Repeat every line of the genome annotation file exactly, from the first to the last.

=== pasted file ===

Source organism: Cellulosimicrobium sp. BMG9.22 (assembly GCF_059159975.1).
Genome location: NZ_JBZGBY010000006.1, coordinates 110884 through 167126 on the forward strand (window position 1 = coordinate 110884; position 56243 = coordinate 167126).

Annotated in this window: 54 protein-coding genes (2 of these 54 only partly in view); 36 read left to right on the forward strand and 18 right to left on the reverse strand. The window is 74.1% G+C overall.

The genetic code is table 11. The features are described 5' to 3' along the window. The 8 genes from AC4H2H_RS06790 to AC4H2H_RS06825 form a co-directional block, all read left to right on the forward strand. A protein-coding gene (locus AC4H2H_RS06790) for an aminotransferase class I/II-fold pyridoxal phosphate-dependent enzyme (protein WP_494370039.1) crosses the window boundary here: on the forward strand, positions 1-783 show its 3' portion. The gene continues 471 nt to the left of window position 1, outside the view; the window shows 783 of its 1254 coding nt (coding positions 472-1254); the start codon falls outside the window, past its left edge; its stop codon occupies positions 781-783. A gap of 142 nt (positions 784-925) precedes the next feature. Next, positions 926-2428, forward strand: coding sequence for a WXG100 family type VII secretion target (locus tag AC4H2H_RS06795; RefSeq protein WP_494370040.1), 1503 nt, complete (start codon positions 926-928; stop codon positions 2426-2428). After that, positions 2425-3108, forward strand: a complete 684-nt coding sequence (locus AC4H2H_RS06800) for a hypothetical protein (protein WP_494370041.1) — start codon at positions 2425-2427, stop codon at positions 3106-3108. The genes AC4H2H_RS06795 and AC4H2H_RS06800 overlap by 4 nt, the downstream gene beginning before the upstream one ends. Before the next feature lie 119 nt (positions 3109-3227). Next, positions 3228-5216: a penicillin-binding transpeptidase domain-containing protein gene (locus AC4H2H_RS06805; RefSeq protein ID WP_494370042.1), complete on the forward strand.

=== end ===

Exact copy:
Source organism: Cellulosimicrobium sp. BMG9.22 (assembly GCF_059159975.1).
Genome location: NZ_JBZGBY010000006.1, coordinates 110884 through 167126 on the forward strand (window position 1 = coordinate 110884; position 56243 = coordinate 167126).

Annotated in this window: 54 protein-coding genes (2 of these 54 only partly in view); 36 read left to right on the forward strand and 18 right to left on the reverse strand. The window is 74.1% G+C overall.

The genetic code is table 11. The features are described 5' to 3' along the window. The 8 genes from AC4H2H_RS06790 to AC4H2H_RS06825 form a co-directional block, all read left to right on the forward strand. A protein-coding gene (locus AC4H2H_RS06790) for an aminotransferase class I/II-fold pyridoxal phosphate-dependent enzyme (protein WP_494370039.1) crosses the window boundary here: on the forward strand, positions 1-783 show its 3' portion. The gene continues 471 nt to the left of window position 1, outside the view; the window shows 783 of its 1254 coding nt (coding positions 472-1254); the start codon falls outside the window, past its left edge; its stop codon occupies positions 781-783. A gap of 142 nt (positions 784-925) precedes the next feature. Next, positions 926-2428, forward strand: coding sequence for a WXG100 family type VII secretion target (locus tag AC4H2H_RS06795; RefSeq protein WP_494370040.1), 1503 nt, complete (start codon positions 926-928; stop codon positions 2426-2428). After that, positions 2425-3108, forward strand: a complete 684-nt coding sequence (locus AC4H2H_RS06800) for a hypothetical protein (protein WP_494370041.1) — start codon at positions 2425-2427, stop codon at positions 3106-3108. The genes AC4H2H_RS06795 and AC4H2H_RS06800 overlap by 4 nt, the downstream gene beginning before the upstream one ends. Before the next feature lie 119 nt (positions 3109-3227). Next, positions 3228-5216: a penicillin-binding transpeptidase domain-containing protein gene (locus AC4H2H_RS06805; RefSeq protein ID WP_494370042.1), complete on the forward strand.